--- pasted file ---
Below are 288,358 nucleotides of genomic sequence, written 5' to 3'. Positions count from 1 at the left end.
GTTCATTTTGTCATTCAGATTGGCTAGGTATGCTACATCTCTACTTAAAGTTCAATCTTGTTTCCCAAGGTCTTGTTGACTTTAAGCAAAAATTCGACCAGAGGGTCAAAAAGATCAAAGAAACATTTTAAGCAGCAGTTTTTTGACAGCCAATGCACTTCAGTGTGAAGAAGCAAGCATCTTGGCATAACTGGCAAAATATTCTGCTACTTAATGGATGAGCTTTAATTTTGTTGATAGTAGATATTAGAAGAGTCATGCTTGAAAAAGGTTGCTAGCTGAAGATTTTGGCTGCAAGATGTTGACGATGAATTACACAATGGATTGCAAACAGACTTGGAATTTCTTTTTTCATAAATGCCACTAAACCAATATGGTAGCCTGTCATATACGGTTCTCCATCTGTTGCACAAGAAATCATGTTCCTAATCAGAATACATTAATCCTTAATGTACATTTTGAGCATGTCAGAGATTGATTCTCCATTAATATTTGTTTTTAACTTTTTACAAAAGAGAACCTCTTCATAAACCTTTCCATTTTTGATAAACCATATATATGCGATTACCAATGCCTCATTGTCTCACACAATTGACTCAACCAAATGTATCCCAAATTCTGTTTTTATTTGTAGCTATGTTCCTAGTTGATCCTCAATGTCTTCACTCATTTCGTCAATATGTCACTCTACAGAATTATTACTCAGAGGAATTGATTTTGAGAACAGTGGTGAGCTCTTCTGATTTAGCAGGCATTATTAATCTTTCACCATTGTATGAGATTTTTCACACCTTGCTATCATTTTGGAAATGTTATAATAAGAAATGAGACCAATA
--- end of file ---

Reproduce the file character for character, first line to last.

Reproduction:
Below are 288,358 nucleotides of genomic sequence, written 5' to 3'. Positions count from 1 at the left end.
GTTCATTTTGTCATTCAGATTGGCTAGGTATGCTACATCTCTACTTAAAGTTCAATCTTGTTTCCCAAGGTCTTGTTGACTTTAAGCAAAAATTCGACCAGAGGGTCAAAAAGATCAAAGAAACATTTTAAGCAGCAGTTTTTTGACAGCCAATGCACTTCAGTGTGAAGAAGCAAGCATCTTGGCATAACTGGCAAAATATTCTGCTACTTAATGGATGAGCTTTAATTTTGTTGATAGTAGATATTAGAAGAGTCATGCTTGAAAAAGGTTGCTAGCTGAAGATTTTGGCTGCAAGATGTTGACGATGAATTACACAATGGATTGCAAACAGACTTGGAATTTCTTTTTTCATAAATGCCACTAAACCAATATGGTAGCCTGTCATATACGGTTCTCCATCTGTTGCACAAGAAATCATGTTCCTAATCAGAATACATTAATCCTTAATGTACATTTTGAGCATGTCAGAGATTGATTCTCCATTAATATTTGTTTTTAACTTTTTACAAAAGAGAACCTCTTCATAAACCTTTCCATTTTTGATAAACCATATATATGCGATTACCAATGCCTCATTGTCTCACACAATTGACTCAACCAAATGTATCCCAAATTCTGTTTTTATTTGTAGCTATGTTCCTAGTTGATCCTCAATGTCTTCACTCATTTCGTCAATATGTCACTCTACAGAATTATTACTCAGAGGAATTGATTTTGAGAACAGTGGTGAGCTCTTCTGATTTAGCAGGCATTATTAATCTTTCACCATTGTATGAGATTTTTCACACCTTGCTATCATTTTGGAAATGTTATAATAAGAAATGAGACCAATA